“Feedback is the breakfast of champions”
Unfortunately, like a good breakfast, you need to be able to digest it, for it to be useful.
Accepting feedback is often difficult, even when people try to be tactful and use a method like DESC or OFNR, many of us tend to reject the feedback; “the person doesn’t know me”, “I was having a bad day”, “the situation wasn’t easy”, “it’s only their perception”, etc.
We are often surprised by the feedback; surprised by the fact that someone has spotted something we already know about.
We become angry, angry because we know we should do something about it, but haven’t.
We reject the feedback; this is a natural defence mechanism, part of us is feeling attacked and we defend ourselves by rejecting the feedback.
If we can learn to accept the surprise, accept the fact that someone has shown the courage to put their finger on something that I, quite probably, know I need to change …….
If we can learn to accept the feeling of anger; often anger with ourselves for not having done something about it sooner ……
If we can accept that we are being defensive; defending our personal pride from outside attacks ……
If we can accept the surprise, anger and rejection; then maybe we can accept the feedback itself.
The majority of people when giving feedback, do so with a positive intention.
I’m not talking about the toxic few who will come out with stuff like, “your presentation was crap”, “you are a waste of space” or “you are always going to fail”.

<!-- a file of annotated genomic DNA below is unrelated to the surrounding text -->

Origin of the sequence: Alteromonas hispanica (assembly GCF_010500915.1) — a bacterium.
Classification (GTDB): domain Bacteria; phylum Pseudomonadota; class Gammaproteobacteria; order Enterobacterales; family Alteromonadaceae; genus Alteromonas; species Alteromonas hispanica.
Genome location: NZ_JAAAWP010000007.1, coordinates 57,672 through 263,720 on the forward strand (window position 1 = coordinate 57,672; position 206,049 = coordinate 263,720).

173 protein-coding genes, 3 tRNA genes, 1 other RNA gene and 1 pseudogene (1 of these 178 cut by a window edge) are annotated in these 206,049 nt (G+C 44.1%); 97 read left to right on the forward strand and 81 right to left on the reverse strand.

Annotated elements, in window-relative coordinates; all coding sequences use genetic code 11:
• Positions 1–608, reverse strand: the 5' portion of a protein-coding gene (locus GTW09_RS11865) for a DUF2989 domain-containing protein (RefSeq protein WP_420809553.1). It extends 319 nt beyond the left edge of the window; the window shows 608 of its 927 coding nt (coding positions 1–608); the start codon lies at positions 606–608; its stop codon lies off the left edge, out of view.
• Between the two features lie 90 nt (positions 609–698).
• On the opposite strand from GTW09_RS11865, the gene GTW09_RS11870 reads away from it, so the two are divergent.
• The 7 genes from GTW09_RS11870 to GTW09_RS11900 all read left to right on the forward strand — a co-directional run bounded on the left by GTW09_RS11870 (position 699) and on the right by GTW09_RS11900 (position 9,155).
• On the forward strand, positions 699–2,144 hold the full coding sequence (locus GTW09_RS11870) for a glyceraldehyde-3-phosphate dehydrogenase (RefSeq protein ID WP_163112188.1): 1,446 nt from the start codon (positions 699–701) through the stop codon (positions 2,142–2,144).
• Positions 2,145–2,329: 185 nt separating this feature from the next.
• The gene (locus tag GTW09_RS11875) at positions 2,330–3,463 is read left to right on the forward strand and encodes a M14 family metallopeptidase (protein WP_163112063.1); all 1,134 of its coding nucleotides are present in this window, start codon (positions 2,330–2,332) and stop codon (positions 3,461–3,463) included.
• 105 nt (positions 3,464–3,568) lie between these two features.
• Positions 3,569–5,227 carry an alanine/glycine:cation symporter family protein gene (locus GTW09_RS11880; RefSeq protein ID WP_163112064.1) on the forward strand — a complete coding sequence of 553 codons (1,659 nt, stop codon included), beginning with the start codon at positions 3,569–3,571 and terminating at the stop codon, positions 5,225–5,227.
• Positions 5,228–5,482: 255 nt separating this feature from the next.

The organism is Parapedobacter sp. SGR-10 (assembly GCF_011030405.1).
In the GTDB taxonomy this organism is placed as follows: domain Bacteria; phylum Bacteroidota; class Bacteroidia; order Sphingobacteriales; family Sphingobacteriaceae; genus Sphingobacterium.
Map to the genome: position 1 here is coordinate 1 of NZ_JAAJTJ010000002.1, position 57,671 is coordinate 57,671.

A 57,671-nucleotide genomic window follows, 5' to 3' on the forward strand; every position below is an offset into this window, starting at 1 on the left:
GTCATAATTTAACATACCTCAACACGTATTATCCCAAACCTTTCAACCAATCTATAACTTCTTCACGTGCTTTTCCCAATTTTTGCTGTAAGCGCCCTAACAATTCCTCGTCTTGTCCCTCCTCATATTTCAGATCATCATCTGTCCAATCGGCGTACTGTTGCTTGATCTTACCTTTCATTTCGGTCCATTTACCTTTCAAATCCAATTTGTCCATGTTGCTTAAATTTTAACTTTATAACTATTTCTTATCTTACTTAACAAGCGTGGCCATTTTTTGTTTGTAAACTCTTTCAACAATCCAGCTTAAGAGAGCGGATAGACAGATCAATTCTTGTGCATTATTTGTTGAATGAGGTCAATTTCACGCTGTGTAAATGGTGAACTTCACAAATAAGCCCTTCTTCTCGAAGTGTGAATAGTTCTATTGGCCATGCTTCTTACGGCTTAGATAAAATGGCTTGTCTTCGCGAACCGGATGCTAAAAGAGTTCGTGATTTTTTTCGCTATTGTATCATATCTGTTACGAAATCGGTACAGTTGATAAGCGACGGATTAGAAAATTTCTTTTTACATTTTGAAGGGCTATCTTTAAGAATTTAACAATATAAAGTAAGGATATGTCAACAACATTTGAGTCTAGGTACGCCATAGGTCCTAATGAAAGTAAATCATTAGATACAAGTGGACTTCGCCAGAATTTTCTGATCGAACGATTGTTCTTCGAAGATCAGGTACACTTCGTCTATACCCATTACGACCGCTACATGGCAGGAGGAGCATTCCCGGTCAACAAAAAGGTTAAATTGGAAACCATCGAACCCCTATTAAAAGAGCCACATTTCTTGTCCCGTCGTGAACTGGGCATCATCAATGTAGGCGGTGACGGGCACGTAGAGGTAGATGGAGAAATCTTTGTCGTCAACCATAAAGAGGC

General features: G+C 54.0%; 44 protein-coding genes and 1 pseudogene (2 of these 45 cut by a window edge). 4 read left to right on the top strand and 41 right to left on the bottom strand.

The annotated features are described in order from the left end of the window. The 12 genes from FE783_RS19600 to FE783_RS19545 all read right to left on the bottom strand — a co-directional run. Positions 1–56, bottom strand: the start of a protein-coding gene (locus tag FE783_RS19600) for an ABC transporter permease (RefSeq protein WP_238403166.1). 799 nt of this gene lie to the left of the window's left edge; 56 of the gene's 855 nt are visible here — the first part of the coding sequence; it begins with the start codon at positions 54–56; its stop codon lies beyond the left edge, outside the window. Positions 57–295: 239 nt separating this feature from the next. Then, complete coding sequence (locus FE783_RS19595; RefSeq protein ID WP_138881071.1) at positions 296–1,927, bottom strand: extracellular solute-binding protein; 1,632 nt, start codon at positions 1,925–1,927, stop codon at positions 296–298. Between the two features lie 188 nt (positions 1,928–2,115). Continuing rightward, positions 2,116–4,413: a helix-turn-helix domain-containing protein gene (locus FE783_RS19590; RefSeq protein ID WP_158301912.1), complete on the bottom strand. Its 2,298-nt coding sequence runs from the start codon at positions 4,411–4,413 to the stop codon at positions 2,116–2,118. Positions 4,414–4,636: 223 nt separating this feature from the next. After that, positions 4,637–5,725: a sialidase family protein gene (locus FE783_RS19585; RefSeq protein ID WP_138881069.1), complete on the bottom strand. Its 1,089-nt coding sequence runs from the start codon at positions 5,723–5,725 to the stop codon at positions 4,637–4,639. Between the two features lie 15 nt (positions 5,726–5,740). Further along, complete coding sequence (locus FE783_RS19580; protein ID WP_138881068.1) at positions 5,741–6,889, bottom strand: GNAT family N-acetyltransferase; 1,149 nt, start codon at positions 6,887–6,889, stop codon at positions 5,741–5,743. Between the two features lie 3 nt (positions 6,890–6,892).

I’m talking about those who have spent the time to get their factual observations together to describe what happened.
Those who have taken the time to formulate how they felt about the effect of what they saw.
Those who want to help you find a solution.
Those who will help you to implement something to help you grow and develop.
Giving feedback is not easy for many people; being able to accept the feedback will make it easier for them.
Being able to use DESC and OFNR (and others) is great, but if you want to become a champion you need to be able to accept SARA.
I help people to develop their interpersonal skills, usually within a leadership or teamwork context. If you are looking to develop your leadership, I might be able to help. I’ve been doing this for 35 years; roughly three and half thousand days of seminars, workshops, conferences, coaching, offsites, etc. – put back-to-back that makes almost ten “full” years.